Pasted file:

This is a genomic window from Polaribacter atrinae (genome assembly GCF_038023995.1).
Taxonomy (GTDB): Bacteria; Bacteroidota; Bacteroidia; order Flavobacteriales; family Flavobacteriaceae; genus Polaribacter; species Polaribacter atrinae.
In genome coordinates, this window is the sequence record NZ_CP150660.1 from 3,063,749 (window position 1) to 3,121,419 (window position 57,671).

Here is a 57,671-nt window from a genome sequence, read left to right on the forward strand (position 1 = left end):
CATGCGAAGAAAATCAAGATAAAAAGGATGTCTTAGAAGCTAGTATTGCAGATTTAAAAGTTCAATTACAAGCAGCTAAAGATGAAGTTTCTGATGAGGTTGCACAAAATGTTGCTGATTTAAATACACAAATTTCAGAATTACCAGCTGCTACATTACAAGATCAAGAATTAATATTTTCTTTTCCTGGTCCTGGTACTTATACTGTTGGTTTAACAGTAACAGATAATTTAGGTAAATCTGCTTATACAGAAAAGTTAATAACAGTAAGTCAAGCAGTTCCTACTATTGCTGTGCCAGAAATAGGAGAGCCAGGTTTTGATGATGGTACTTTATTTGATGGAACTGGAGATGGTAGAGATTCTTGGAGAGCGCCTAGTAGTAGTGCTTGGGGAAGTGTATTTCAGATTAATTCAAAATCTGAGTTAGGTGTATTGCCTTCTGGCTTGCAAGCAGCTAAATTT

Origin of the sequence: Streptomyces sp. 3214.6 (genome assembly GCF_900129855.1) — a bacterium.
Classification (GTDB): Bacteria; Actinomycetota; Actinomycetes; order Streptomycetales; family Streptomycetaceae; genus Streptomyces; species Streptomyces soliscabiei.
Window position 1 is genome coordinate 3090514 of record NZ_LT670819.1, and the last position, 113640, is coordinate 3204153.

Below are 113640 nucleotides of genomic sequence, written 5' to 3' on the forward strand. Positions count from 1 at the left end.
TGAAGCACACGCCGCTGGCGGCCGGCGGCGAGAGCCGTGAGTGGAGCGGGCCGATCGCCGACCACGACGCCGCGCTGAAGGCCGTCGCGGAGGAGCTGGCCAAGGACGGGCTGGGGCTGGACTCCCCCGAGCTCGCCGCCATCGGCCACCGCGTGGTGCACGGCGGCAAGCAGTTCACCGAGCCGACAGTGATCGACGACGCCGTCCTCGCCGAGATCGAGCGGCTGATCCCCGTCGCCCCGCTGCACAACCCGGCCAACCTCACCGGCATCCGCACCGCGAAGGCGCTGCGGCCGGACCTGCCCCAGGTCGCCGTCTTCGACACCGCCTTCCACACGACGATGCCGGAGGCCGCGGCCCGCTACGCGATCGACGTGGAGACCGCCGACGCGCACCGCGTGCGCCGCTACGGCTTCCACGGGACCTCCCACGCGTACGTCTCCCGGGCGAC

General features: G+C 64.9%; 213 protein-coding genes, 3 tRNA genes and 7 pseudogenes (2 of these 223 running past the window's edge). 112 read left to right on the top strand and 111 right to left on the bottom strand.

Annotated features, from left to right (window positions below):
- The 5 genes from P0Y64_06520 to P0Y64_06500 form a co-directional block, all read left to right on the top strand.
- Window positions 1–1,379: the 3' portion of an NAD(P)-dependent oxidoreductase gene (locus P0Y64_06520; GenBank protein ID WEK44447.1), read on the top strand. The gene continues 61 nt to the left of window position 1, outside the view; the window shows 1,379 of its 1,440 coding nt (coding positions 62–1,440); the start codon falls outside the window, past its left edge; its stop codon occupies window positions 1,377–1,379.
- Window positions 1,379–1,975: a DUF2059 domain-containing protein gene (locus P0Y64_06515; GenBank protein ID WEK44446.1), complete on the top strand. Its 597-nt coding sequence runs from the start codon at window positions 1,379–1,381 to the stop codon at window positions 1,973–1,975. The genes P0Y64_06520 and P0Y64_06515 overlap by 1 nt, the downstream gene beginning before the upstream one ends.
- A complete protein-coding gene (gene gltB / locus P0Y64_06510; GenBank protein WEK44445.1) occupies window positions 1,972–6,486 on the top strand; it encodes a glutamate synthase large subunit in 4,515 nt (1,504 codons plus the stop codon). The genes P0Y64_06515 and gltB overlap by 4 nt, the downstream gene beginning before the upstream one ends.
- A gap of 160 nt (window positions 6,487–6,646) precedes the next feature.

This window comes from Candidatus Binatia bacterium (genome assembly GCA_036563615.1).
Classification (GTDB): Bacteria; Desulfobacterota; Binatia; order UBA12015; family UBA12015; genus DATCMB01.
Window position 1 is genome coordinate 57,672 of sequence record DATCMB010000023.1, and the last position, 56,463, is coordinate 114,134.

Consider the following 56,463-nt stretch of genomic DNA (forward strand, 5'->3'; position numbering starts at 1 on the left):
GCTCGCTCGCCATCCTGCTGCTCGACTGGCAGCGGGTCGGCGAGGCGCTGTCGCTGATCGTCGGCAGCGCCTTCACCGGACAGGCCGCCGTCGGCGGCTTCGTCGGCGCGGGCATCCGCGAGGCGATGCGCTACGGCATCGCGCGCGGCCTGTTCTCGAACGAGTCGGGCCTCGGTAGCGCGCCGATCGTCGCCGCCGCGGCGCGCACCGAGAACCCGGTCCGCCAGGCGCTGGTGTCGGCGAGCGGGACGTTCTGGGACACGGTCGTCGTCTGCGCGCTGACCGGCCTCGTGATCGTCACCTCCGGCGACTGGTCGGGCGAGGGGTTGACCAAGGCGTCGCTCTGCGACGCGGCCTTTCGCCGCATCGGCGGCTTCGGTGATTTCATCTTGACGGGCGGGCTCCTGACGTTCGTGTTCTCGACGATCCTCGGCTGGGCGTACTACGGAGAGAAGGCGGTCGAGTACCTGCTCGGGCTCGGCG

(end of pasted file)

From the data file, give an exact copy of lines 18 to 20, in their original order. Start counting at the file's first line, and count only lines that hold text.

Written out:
This window comes from Candidatus Binatia bacterium (genome assembly GCA_036563615.1).
Classification (GTDB): Bacteria; Desulfobacterota; Binatia; order UBA12015; family UBA12015; genus DATCMB01.
Window position 1 is genome coordinate 57,672 of sequence record DATCMB010000023.1, and the last position, 56,463, is coordinate 114,134.